There are some satisfyingly in-depth accounts of the inner workings of the Weather Underground, a left-wing group active in the late 1960s and 1970s that claimed to fight US imperialist violence around the world through violence at home. This rarity is likely because major players stayed “underground” to avoid law enforcement. Fifty years later, a new podcast, Mother Country RadicalsAims to provide a more thorough history of the gang.
Weather was the child of two of the underground’s most notorious members, Bernardine Dohrn and Bill Ayers, one of whom is the host of this podcast. Zayd Ayers Dohrn thus has a uniquely intimate, and uniquely comfortable, view of their violent molestation. The podcast succeeds, although not in the way the creative team intended.
It is fair to say that the Weather Underground comrades were largely motivated by righteous anger. But the podcast does little to interrogate the most obvious elephant in the room: whether their theoretical ends justify their original means, which were, among other things, blowing up buildings. A botched explosion famously killed three of its own members, and host Dohrn admitted they weren’t victims in the traditional sense. But then you hear him interview his father, Bill, who laughs as he talks of Bernardine’s place on the FBI’s most wanted list as “at the top of his field.”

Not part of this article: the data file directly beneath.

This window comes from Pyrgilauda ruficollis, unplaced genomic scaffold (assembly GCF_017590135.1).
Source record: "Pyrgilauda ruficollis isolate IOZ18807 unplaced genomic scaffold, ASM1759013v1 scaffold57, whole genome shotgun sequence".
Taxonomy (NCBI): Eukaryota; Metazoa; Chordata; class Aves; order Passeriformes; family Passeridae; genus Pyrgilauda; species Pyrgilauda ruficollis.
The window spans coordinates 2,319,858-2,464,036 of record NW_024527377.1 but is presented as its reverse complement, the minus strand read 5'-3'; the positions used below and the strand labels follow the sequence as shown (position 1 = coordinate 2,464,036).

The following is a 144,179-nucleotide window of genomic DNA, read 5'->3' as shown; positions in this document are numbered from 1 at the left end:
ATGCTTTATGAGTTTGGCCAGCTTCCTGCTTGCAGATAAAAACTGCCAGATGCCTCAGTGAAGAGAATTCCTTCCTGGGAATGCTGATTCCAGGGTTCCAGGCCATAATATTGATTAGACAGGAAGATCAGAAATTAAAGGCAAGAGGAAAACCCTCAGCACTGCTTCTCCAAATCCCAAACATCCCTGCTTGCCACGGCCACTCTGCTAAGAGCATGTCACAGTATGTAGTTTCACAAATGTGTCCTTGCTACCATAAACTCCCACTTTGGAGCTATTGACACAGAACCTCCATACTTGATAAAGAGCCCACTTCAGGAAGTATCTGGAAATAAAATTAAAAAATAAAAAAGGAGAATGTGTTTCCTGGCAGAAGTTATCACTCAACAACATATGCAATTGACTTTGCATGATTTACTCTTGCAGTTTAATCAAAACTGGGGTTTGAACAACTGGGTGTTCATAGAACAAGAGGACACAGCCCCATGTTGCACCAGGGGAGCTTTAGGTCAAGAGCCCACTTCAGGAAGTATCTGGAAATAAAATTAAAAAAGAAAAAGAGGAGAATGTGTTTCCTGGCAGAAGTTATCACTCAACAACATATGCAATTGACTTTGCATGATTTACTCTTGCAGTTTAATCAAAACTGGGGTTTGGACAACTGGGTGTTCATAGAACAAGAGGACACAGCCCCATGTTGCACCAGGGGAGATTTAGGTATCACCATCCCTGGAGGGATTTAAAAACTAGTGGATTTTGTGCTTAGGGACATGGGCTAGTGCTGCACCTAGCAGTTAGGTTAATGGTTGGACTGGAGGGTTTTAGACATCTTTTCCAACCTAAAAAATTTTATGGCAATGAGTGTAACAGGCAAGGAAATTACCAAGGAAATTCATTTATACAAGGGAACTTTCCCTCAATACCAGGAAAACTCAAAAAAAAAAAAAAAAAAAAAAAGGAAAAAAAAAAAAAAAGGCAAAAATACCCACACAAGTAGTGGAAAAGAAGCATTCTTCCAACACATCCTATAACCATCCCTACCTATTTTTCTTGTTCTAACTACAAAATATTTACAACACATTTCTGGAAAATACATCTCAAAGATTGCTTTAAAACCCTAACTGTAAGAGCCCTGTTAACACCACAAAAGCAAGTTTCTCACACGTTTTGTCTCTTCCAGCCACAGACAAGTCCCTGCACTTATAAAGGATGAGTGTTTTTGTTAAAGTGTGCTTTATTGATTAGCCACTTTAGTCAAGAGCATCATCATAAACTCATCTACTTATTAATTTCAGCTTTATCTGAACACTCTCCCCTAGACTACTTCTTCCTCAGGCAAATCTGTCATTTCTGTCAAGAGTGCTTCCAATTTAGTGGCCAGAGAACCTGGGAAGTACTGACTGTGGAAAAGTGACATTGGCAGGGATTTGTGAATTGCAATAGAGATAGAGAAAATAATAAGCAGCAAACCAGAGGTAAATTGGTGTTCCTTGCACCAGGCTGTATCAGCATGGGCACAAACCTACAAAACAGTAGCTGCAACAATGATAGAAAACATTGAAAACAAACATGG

Former members described in detail humiliation sessions in which they would target a comrade, put him down and berate him for accepting his racist, sexist nature, sometimes filled with yelling and crying. We heard about uncomfortable intersections before there were words for it. Perhaps unintentionally, this podcast holds up a mirror to today’s social justice movement.